Updated: Jan 20
Many of you will commence your ACA professional level journey with the Financial Accounting and Reporting Exam (FAR). Hence my aim in this article is to give you some golden gems that will arm you with the confidence you need to battle through FAR exam land......unscathed.
Let’s be real, no one likes exams! As someone who relishes learning and education I must admit even I loathed exams. That intense feeling of the clock ticking whilst you hurry to complete a question, is enough to make anyone break out in a sweat.
I believe that a combination of the right exam technique, sufficient exam question practice and positive vibes are enough to calm those niggling exam nerves. For many budding trainee accountants, the professional level ICAEW exams can present a significant challenge compared to the certificate level exams. For starters there is no multiple choice!
The FAR exam is the longest exam at professional level.
With 3 hours you might think you have plenty of time to work through the requirements at a leisurely pace, but don’t be fooled! There are 4 lengthy questions to complete, with plenty of adjustments to keep you busy. It’s recommended that you spend 1.8 minutes for every mark allocated in a question. Therefore, a 30-mark question should take you roughly 54 minutes to answer. I always advise my students to make a mental note of timings and be mindful of that ticking stopwatch on your CBE software.
If there is one thing you will discover in your FAR journey, it’s that proformas matter!
Unlike the accounting exam where you have pre-drafted proformas to input numbers for your financial statements, the FAR examiner is not so lenient. You will be expected to draft the financial statements from scratch. If a requirement is asking for the preparation of financial statements (single entity or consolidated), I always encourage students to draft these first. Your aim should be to practice enough questions so that you can conjure these beauties (yes, I am referring to the proformas) in your sleep. As a student I would cover my bedroom wall with these blank proformas in the hope they would miraculously cement themselves in my mind so that I could rapidly produce them in the exam, and it certainly worked for me.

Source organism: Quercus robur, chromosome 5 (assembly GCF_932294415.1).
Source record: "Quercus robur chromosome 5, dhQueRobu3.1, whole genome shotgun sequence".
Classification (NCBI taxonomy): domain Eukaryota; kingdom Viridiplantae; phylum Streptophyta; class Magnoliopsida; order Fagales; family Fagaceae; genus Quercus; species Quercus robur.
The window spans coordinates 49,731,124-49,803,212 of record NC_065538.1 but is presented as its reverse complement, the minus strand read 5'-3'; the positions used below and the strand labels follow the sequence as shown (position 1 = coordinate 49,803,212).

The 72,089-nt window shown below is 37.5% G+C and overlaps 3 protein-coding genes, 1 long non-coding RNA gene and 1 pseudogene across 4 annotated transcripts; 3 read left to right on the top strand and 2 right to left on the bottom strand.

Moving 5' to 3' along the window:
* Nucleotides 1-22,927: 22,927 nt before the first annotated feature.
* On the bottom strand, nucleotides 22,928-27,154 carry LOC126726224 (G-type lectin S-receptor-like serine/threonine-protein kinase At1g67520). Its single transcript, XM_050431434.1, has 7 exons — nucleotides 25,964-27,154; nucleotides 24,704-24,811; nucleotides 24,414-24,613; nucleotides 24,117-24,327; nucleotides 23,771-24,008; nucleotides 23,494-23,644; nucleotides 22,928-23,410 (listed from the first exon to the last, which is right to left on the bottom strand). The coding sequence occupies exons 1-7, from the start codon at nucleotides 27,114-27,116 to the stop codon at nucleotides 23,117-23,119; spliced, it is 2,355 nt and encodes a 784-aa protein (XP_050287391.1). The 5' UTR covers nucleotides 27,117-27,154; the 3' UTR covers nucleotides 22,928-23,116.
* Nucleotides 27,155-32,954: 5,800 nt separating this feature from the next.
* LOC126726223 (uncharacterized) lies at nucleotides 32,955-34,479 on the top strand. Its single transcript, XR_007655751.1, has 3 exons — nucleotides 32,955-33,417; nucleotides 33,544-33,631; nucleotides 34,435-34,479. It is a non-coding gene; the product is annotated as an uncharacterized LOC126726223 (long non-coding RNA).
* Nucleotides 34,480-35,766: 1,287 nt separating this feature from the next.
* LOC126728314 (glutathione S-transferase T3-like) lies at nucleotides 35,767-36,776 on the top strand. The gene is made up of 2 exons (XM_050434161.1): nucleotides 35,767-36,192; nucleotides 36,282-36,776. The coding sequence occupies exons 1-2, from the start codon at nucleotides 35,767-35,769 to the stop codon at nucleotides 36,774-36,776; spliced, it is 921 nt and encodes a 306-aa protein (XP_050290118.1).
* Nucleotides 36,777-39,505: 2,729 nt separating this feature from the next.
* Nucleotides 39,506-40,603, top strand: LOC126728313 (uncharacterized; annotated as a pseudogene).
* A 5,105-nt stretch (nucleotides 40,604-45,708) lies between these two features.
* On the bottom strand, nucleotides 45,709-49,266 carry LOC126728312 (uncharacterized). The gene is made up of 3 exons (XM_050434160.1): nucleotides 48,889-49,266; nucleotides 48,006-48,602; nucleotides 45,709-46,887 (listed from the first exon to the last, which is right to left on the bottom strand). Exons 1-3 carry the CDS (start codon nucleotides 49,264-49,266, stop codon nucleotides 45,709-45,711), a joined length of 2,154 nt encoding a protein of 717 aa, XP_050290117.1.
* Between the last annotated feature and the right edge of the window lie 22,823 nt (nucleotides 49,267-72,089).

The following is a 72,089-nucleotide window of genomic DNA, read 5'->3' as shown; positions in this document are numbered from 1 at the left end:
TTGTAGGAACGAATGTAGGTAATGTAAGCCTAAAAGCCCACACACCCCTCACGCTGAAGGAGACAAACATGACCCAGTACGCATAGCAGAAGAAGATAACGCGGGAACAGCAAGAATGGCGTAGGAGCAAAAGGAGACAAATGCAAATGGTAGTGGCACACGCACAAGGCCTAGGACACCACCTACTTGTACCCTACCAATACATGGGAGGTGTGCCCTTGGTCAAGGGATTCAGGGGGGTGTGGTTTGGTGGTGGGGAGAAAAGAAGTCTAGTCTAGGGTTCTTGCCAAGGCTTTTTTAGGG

You can definitely get the marker on side if you demonstrate a good working structure in your answer.
FAR lends itself nicely to method marks and the best way to grab these is to ensure your workings are neatly presented, are clear and referenced. They should provide an audit trail, enabling a marker to glide through your calculations awarding you follow through marks even if your final numbers may not be correct. Like your financial statement proformas, there are a few templates you can use for your workings, such as the cost matrix which can be used for Q1 to determine the total for the various expenses and the ‘group standard workings’ for Q4.
Break down the information into bite size digestible chunks.
Now I know this seems obvious but it warrants recognition. It’s very important to read the core requirement first, as otherwise you may find yourself feeling overwhelmed with the volume of information provided. What you need to do is break down the information into bite size digestible chunks. Knowing what is required in the question will ensure you consider the relevance of the detail provided. Equally important is to answer the question that is set, not the one you think has been set. If this means reading the requirement twice, so be it. For instance, the June 2018 exam commentary revealed that many students produced a statement of profit and loss account rather than the required statement of comprehensive income. An error that could have been avoided if students had read the question carefully.
It is very important to attempt all the questions set in the exam paper.
If you’re anything of a perfectionist like me, you might spend ages on Q1 getting your ‘balance sheet to balance’ and trust me when I say this is NOT a good game plan. You may secure maximum marks for Q1 (assuming you dealt with every adjustment correctly), however this would leave you short of time to attempt the other requirements to an equally good standard. Admittedly, this is intrinsically linked to time management (tip 1) but it is also important to realise the benefit of prioritising in the exam and knowing when to move on to the next question. It is possible to complete the exam to time if you can master the art of prioritising those ‘easy aspects’ of the question rather than getting hung up on some of the harder stuff which you can waste away valuable time on.
These golden gems are my recipe to FAR exam success. Whilst it initially appears a monumental feat, rest assured with enough practice, perseverance and positivity, passing the exam will be FAR from difficult (see what I just did there) #positiveaccountingvibesonly